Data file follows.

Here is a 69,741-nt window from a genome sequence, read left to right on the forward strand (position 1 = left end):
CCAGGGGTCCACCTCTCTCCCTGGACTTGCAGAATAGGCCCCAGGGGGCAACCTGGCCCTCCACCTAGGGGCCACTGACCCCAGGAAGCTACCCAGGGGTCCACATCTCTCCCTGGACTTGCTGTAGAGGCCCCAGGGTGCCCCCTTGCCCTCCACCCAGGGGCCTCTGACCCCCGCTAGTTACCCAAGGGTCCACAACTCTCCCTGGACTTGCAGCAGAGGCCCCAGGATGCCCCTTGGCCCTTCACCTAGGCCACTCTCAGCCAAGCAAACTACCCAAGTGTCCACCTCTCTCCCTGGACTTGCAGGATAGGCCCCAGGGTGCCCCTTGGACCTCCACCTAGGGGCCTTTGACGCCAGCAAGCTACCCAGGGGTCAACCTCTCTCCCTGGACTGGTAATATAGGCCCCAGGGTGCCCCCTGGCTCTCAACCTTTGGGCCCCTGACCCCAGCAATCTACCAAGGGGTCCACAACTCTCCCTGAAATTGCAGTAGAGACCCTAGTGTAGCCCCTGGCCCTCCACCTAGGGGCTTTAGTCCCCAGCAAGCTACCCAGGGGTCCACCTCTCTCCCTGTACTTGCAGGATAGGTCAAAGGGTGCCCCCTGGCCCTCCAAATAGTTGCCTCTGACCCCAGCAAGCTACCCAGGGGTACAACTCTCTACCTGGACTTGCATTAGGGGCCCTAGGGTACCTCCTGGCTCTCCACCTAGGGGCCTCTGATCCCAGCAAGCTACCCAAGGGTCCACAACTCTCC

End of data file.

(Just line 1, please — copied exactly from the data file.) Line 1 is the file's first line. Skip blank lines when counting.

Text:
Here is a 69,741-nt window from a genome sequence, read left to right on the forward strand (position 1 = left end):